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What is Cat Flu?

Cat Flu is a common disease of cats caused by a virus (feline herpesvirus, feline calicivirus or sometimes feline chlamydia). It is very similar to the human a cold. It is usually not life threatening unless the cat is very young, old, immunosuppressed or unvaccinated. The herpesvirus strain can cause permanent eye damage.


Signs of Cat Flu may last from a couple of days to several weeks, and usually include one or a combination of the following:

- Sneezing

- Clear or coloured discharge from the nose and/or eyes

- Ulcers on the nose, lips, tongue or eyes (herpesvirus)

- Fever, lethargy, loss of appetite

- A high temperature


A cat showing symptoms of Cat Flu can spread the disease to other cats while symptomatic and on occasion may shed the disease once the cat has recovered. These cats are called “carriers.” Some Cat Flu carriers can from time to time become unwell from the virus.

Can Cat Flu be spread to people?

Cat Flu is not zoonotic which means that it does not transmit to other species of animals or to humans. Times of stress may also bring on bouts of Cat Flu in carriers.


How common is Cat Flu?

Cat Flu is a common disease of cats worldwide. Most of the feline population in Australia has been exposed to the viruses.


How is Cat Flu prevented?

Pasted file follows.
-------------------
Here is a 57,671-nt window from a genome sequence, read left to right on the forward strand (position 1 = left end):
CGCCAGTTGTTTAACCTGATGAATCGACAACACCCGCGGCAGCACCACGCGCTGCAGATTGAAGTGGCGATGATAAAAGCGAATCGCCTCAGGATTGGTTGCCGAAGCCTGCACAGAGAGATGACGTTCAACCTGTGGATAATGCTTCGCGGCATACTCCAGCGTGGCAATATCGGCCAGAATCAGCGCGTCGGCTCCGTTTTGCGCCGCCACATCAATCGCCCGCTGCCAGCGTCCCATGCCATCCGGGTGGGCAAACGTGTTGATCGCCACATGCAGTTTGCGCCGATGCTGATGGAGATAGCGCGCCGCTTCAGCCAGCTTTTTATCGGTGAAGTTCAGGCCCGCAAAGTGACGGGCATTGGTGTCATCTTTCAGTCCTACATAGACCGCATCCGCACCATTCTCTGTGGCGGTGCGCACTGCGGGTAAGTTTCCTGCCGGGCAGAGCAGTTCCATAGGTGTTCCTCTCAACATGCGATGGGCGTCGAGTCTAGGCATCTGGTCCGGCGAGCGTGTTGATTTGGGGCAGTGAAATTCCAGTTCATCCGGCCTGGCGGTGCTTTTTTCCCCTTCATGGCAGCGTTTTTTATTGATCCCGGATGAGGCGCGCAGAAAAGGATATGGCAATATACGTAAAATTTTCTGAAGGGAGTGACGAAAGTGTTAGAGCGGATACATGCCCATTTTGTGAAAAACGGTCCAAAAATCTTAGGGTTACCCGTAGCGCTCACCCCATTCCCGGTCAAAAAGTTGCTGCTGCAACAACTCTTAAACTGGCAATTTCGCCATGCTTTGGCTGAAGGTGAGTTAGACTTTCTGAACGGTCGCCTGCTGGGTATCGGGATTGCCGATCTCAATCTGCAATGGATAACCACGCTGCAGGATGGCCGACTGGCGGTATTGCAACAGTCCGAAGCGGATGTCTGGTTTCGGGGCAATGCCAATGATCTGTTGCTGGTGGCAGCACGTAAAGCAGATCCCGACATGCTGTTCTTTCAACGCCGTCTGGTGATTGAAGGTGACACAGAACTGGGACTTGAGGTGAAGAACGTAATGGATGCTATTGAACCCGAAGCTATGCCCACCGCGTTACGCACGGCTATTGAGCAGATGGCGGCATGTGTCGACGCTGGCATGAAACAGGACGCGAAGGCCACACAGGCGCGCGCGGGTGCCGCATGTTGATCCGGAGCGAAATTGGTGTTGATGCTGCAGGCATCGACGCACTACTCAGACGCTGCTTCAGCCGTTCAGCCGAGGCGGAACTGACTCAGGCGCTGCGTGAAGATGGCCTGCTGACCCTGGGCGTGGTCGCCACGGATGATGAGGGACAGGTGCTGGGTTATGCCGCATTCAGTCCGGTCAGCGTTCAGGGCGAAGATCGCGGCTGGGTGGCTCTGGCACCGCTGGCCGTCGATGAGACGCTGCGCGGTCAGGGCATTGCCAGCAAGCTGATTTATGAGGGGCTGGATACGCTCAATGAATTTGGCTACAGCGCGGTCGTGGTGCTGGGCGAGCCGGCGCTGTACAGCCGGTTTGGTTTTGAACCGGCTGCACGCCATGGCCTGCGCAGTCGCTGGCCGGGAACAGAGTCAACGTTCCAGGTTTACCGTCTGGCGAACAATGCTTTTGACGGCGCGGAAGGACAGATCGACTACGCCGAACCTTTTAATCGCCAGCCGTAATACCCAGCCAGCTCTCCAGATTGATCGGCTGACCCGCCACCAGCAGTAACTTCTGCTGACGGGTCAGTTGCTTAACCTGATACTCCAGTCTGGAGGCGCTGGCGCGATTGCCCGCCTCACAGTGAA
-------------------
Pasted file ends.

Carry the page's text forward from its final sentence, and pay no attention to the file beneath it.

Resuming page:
Vaccinating your cat is the best prevention of Cat Flu. As with all vaccines it does not guarantee that your cat will not get Cat Flu however it will lower the chance and if they do get Cat Flu it can lessen the severity of the disease.

How is Cat Flu treated?

As with the human flu, antibiotics are not effective unless there is a secondary bacterial infection (green or yellow discharge). Antibiotics, pain relief and/or eye ointment may be prescribed depending on symptoms. Sometimes when the cat has not been eating or drinking well, fluids may be administered either subcutaneously or by a drip.


Supportive care is often the most important care a cat suffering from Cat Flu needs. This often involves a combination of the following:

- Encouraging your cat to eat and drink is very important if it has lost its appetite as food and water provides essential nutrition to aid recovery. A cat’s nose will often become blocked when they have Cat Flu resulting in inappetence. Offering strong smelling food (such as fish) or warming the food can often encourage eating. Hills Prescription A/D food is often palatable to sick cats and is specially formulated for animals that are sick and recovering from disease. You may need to offer several different types of food to your sick cat to find something it will happily eat. Some cats also respond to being patted while near their food to encourage eating.

- Syringe feeding may be required if the above measures do not result in your cat eating. Veterinary staff will instruct you on how to syringe feed.


- Placing the cat in a steamy environment will help clear congested nasal passages. You can place the cat in the bathroom with the door shut while you are having a warm shower, or use a vaporizer if you have access to this. Please do not add essential oils to the vaporizer as many are toxic to cats.

-Ensure that fresh clean water and a clean litter tray is within easy access.

- Keep your cat comfy and warm.

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